Rising energy costs have proved to be the bane for a large portion of our planet’s population, especially for people living in the developing countries. Well, journalist and boat owner Dylan Winter has cut through many such cost related predicaments with his ingeniously conceived DIY heater. So, what materials did he use for his homemade contraption? The answer is tealight candles, two ceramic flower pots and a bread tin. And, while these objects may seem to be mundane, the entire contrivance works on the effective physical phenomenon of convectional heat transfer. More importantly, it has the ability to heat your room for around 8 hours a day with a cost of just around 13 cents (per day).
The process of ‘activating’ the DIY heater is pretty straightforward. Winter had started off by lighting the tealight candles and then placing them inside the aforementioned bread tin. He then placed the smaller flower teapot upside down on the tin, thus entirely covering the candles. The hole of the teapot (usually situated at the center of the bottom side) was then covered with a small metal lid. Finally, the bigger flower pot was placed over the smaller one, and its hole was kept open (check the top image).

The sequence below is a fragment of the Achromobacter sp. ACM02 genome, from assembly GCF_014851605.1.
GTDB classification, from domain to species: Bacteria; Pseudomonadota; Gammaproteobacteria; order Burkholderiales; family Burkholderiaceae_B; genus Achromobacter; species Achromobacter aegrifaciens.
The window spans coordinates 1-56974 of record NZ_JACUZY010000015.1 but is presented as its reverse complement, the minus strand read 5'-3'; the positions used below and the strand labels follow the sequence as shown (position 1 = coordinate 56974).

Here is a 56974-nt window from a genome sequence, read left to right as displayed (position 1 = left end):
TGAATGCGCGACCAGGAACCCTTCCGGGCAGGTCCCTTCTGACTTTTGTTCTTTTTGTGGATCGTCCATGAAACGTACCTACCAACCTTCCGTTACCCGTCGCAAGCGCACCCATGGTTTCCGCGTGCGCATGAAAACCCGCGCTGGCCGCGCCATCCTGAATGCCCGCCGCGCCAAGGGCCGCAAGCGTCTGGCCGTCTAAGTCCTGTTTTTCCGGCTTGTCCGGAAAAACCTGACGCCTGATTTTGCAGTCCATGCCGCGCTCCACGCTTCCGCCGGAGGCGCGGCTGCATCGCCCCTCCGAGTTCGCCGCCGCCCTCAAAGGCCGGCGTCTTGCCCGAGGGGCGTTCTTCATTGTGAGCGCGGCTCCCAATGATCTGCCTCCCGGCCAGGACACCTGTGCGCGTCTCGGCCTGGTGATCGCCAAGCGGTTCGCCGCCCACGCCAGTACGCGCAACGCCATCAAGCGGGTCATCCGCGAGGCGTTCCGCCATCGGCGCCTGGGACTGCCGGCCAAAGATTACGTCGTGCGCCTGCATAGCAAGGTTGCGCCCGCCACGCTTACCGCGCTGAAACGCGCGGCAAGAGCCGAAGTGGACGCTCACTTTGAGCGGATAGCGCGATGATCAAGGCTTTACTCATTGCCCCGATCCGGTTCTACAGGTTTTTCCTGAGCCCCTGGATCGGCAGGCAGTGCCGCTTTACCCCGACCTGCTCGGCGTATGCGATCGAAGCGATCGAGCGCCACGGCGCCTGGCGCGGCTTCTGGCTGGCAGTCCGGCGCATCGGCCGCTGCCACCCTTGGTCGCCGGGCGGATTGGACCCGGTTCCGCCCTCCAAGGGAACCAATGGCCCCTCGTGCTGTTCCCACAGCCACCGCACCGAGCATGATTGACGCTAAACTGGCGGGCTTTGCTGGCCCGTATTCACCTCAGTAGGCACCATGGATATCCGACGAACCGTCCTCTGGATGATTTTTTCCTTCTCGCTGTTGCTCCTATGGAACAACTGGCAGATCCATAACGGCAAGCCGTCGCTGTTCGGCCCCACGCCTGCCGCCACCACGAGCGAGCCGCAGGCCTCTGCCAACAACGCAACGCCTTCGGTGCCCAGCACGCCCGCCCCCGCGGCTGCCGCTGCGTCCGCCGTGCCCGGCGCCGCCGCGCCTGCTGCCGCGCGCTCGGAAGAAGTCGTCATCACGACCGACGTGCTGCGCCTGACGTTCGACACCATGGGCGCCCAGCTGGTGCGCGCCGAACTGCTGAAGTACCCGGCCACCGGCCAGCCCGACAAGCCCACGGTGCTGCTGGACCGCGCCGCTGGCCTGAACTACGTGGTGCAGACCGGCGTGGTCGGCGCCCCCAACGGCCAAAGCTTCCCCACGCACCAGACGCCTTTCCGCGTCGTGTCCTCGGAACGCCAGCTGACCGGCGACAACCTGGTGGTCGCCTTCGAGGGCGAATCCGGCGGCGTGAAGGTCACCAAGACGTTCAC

The working principle is simple; the lighted candles inside the smaller flower pot heats the enclosed environment, thus serving as an inner ‘hot core’. This temperature difference between the two pots in turn create a convection current that results in the heated air to come out through the hole of the bigger pot. Furthermore, the beauty of convection is that while the hot air rises up to take the place of the room air, it also cycles the cold air of the room with hot air (with the heavier cold air channeling inside the heater and then coming up as heated air).
For more details, check out the YouTube video below.